Sunday, October 15, 2017

The three responses we give to God's invitation (Sunday homily)

In the readings, we have a feast; a marriage; 
a surprise invitation; and a guest who was unprepared.

The question that always gets the most attention is this: 
why was the one guest unprepared? 
He wasn’t dressed properly; and people will say, 
but they took him off the street, how could he have been prepared?

That misses the point, which is that when God gives us an invitation, 
we will be able to give a response. 
And in this parable, there are three responses people give:

The first is what the original guests give. 
Their answer, not to say it too rudely was, 
“The King? Nuts to the king!” 
There are less polite ways to say it, that I won’t say, 
but you know what I mean.

Then we have the response of most of the guests who show up. 
The king finds them suitably attired. Their response was the right one. 
In a word, they said “yes, Lord,” not just to the invitation, 
but to everything that went with it. They changed their lives. 
They recognized Jesus as their King 
and rearranged their lives around that reality. 

And then we have this guest. 
He didn’t flatly refuse; but he also didn’t really say yes. 
He wants to be along for the ride. He wants to hedge his bets. 
He doesn’t really respect the invitation, or the King. 

There are plenty of people in our time 
who have the integrity to recognize that calling yourself a Christian carries great demands; 
and they are not ready to do it. 

So you will meet people and say to them, 
“weren’t you baptized a Catholic? Aren’t you a Christian?” 
And they will say, I was, but I am not any longer.” 
And it might be a disappointment or hurt; 
and many will admit they just drifted away; 
but again, there will be those who will say forthrightly, 
“I am not prepared to be a Catholic because…” and then explain why.

There is something to respect in people 
at least realizing that following Jesus Christ is not a trivial matter, 
but the most serious decision. 

Then we have the guest who gets thrown out. 
He takes it all very lightly. 

This is the person who says, sure, I’ll be a godparent for a baptism, 
even though he or she doesn’t make living the Faith a priority. 

How can someone agree to be a sponsor for baptism or confirmation – 
which means, you will model the Faith by your life – 
when you know you’re not doing that?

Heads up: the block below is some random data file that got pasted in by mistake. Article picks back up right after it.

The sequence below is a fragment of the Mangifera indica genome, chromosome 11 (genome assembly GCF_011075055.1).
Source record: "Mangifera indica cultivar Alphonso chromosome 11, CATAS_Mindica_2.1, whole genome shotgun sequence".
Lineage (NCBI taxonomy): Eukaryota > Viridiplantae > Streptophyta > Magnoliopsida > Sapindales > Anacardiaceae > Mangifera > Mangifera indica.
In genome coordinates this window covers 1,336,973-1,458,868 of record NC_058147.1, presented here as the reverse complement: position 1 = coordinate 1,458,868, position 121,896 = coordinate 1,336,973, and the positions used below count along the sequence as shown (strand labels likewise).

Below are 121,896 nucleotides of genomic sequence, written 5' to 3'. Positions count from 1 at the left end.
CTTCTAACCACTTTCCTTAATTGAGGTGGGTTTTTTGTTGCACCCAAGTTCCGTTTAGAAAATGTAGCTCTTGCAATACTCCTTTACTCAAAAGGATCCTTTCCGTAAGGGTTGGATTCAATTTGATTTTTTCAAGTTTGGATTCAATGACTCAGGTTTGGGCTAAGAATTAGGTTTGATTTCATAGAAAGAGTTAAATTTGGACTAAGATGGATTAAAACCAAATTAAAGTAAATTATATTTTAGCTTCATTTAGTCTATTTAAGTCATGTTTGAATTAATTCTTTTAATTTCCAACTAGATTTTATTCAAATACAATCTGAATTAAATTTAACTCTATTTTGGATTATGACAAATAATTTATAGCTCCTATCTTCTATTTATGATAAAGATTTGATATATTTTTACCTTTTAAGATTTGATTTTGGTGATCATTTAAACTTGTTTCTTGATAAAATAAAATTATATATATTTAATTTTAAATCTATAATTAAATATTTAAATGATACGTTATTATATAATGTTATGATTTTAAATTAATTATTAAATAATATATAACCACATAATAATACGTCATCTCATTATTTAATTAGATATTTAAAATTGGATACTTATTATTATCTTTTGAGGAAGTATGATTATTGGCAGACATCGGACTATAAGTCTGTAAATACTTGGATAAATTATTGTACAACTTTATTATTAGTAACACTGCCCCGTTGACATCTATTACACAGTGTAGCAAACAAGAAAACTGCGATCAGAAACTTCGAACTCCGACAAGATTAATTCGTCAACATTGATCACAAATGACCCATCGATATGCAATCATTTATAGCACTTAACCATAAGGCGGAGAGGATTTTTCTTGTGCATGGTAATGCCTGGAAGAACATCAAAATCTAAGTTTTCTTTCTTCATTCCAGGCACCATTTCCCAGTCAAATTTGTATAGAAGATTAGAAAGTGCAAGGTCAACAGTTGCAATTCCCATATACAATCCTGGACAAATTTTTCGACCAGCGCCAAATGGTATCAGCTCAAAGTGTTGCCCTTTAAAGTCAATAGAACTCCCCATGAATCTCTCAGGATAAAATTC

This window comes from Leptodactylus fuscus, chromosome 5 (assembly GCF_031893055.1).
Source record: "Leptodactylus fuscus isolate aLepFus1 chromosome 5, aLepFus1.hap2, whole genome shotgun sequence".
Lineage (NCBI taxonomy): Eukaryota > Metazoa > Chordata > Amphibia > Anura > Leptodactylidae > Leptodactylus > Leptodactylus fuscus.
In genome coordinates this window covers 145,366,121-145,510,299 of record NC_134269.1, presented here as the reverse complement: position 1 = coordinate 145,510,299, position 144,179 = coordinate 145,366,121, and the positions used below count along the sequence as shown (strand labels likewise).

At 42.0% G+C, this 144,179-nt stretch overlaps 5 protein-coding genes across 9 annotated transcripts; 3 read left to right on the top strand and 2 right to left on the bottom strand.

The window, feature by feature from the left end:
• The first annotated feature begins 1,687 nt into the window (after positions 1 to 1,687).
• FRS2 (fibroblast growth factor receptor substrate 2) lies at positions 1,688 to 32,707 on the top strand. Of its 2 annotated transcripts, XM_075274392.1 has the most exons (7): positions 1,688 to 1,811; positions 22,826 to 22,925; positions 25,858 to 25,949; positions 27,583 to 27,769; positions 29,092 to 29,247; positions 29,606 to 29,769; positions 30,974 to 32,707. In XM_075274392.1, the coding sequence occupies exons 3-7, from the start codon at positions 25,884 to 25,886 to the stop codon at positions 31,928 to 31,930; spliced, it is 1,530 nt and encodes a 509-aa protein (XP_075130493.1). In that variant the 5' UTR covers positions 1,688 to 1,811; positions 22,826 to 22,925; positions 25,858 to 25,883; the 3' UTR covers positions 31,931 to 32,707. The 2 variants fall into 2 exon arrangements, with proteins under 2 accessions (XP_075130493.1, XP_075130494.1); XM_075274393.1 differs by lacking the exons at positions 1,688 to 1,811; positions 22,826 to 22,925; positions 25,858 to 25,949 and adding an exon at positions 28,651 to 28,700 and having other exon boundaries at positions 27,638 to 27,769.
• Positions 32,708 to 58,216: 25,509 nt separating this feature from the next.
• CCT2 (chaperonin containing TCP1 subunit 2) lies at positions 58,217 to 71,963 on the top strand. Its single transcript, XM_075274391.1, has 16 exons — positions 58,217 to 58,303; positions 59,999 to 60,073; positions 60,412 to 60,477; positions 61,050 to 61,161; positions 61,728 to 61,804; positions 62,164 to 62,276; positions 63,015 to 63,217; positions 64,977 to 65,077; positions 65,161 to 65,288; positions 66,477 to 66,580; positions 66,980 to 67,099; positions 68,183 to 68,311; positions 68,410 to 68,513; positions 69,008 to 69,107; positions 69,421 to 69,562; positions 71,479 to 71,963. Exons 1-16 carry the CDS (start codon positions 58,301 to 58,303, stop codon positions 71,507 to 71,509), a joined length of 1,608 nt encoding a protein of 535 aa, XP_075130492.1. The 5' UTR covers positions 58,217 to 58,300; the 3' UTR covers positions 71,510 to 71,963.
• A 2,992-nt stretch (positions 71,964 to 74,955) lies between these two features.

And I know how painful it is not to be able to invite family or friends 
to be godparents, but it’s a very solemn responsibility. 
And if you can’t find suitable godparents, come and talk to me. 

This guest without the wedding garment 
is someone who fundamentally misunderstands what Jesus asks. 
Our Faith is not like sales tax. 
You go to the store, you pay the tax, 
and that satisfies the state. You go on as you like.
Some people imagine being Catholic is like that. 
I check off the boxes, I’ve done my duty, 
and then I do as I please.

But that is not Christianity. That is not our Catholic Faith. 
You know what that is? It is a warmed-over paganism. 

In the time of the Apostles, 
this is precisely how the pagans approached religion. 
Zeus or Aphrodite or Mithras or whatever gods you worshipped, 
were almost never the center of life. 
You made your periodic sacrifices, 
you showed up for a religious holiday, and then you lived as you like. 

But what does Jesus say? 
“I am the way, the truth and the life, 
no one comes to the Father except through me.” 
And, “If you are not with me, you are against me.” 
And, he said, “If you would be my disciple, take up your…Cross 
and follow me.” To follow Jesus is to be all in. He is the King.

What Jesus offers us is costly, but it is also a super-abundance of life. 
Nothing is more demanding, and yet it is to drink Life from the Source. 
What could be better?

Notice what was that guest invited to? To a wedding, to a feast. 
And remember, he wasn’t one of the rich swells who was used to this; he was poor and hungry.

The future that Jesus opens up for us? There is no upper scale. 
There is no upper limit to how much abundance 
of life and joy and peace and fulfillment will be ours 
on that mountain where death is destroyed forever!

You and I are bidden to that wedding; 
and all Jesus asks is, “give me your heart. Say yes to me, as your King.” 
The marriage is between the Son of God 
and the People he has called to himself. 
Our destiny is something breathtaking and shocking to say: 
we will be united with God! 

In three weeks our parish will have a mission,